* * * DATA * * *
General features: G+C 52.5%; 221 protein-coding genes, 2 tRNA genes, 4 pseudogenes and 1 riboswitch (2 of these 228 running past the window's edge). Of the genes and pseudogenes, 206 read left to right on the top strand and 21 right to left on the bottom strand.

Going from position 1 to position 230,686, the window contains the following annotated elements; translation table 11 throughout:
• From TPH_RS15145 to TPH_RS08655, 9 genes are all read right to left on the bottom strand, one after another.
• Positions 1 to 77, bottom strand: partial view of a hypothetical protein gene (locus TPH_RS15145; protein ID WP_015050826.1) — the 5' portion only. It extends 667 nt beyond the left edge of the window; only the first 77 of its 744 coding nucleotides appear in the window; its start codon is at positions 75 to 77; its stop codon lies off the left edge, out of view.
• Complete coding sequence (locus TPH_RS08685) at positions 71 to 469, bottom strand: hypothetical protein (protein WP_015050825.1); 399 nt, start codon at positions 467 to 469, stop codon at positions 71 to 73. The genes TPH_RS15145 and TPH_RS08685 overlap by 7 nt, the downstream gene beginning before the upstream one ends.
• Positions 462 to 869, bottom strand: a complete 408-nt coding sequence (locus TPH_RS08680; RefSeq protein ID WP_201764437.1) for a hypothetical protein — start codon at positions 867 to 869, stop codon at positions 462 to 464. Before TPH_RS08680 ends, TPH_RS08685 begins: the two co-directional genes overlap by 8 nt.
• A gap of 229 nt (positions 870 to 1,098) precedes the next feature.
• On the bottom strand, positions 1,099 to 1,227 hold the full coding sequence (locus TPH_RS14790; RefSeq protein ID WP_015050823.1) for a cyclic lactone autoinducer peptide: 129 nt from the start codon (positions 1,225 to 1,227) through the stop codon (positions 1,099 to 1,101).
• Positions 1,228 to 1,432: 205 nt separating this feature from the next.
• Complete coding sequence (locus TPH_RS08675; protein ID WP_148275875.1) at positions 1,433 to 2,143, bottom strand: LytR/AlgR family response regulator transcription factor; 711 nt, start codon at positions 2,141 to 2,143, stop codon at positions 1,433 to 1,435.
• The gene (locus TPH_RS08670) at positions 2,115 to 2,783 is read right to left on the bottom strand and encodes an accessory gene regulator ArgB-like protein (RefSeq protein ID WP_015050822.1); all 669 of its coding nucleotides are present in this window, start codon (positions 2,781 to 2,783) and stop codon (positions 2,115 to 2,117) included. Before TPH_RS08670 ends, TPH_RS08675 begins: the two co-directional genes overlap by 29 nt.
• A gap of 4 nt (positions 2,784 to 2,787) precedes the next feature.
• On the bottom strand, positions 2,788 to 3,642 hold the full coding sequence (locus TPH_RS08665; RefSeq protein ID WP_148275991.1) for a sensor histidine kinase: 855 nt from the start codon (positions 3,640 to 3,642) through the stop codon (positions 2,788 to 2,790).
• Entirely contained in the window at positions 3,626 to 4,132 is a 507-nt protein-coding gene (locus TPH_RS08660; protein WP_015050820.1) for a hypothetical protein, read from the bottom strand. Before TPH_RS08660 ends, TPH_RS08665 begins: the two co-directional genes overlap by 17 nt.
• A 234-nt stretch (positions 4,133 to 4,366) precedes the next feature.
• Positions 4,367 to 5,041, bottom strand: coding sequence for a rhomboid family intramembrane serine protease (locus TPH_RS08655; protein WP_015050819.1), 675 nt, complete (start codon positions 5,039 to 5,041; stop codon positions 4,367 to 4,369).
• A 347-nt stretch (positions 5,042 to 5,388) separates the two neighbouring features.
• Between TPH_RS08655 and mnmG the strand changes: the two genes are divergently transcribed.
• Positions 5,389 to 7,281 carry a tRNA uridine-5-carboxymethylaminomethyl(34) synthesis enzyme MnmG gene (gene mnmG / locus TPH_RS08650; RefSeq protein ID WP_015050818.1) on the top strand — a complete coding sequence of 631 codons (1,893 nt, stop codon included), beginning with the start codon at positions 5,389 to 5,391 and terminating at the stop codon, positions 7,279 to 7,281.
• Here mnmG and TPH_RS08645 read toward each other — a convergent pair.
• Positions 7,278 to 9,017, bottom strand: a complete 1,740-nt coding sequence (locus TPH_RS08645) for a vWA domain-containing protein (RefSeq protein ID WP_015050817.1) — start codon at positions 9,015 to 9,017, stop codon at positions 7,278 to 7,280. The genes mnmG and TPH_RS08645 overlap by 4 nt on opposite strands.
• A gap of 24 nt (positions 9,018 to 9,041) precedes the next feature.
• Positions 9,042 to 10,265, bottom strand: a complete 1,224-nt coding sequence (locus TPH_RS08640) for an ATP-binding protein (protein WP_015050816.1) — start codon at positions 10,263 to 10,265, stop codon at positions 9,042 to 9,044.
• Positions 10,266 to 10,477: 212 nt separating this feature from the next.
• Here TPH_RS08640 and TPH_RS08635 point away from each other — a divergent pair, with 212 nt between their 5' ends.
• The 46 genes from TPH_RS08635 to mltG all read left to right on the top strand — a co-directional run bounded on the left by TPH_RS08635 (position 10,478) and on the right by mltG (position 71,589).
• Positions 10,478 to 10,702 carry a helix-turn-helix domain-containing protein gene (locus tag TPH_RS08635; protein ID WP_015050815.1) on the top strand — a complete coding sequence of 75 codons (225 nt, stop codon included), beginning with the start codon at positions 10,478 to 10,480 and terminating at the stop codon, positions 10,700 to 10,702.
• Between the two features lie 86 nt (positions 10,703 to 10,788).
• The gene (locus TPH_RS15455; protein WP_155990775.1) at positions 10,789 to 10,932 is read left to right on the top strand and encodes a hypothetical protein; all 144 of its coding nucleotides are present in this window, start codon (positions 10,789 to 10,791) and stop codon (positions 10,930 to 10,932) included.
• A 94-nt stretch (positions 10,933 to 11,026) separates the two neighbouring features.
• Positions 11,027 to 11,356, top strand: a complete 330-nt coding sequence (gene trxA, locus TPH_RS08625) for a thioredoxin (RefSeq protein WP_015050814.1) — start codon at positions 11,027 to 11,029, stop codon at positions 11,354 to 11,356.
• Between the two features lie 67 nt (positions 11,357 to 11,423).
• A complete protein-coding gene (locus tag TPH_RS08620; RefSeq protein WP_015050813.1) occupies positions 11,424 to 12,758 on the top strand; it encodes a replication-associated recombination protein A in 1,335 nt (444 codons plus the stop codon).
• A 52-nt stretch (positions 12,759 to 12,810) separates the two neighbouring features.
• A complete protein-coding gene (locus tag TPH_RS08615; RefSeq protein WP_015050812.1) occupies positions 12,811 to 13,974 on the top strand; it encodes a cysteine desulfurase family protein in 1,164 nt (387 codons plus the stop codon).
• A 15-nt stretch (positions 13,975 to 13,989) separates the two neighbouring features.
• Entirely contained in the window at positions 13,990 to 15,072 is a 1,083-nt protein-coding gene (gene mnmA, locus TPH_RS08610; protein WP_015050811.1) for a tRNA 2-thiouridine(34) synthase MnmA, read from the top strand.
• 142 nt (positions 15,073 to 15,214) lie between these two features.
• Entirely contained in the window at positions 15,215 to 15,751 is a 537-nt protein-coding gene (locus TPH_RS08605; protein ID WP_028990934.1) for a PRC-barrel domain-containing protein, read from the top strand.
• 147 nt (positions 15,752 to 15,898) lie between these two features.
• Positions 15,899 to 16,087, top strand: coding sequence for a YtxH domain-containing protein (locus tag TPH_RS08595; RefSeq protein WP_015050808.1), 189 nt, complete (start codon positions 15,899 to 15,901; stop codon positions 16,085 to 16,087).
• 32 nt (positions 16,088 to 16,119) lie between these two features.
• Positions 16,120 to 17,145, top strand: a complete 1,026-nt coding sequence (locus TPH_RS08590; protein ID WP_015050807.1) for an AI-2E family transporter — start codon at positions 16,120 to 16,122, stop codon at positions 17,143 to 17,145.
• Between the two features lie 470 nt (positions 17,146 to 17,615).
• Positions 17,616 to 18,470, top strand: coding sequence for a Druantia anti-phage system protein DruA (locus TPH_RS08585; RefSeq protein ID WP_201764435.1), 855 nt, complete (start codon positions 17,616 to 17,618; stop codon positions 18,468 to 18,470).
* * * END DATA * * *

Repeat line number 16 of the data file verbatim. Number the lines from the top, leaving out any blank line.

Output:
• Positions 4,367 to 5,041, bottom strand: coding sequence for a rhomboid family intramembrane serine protease (locus TPH_RS08655; protein WP_015050819.1), 675 nt, complete (start codon positions 5,039 to 5,041; stop codon positions 4,367 to 4,369).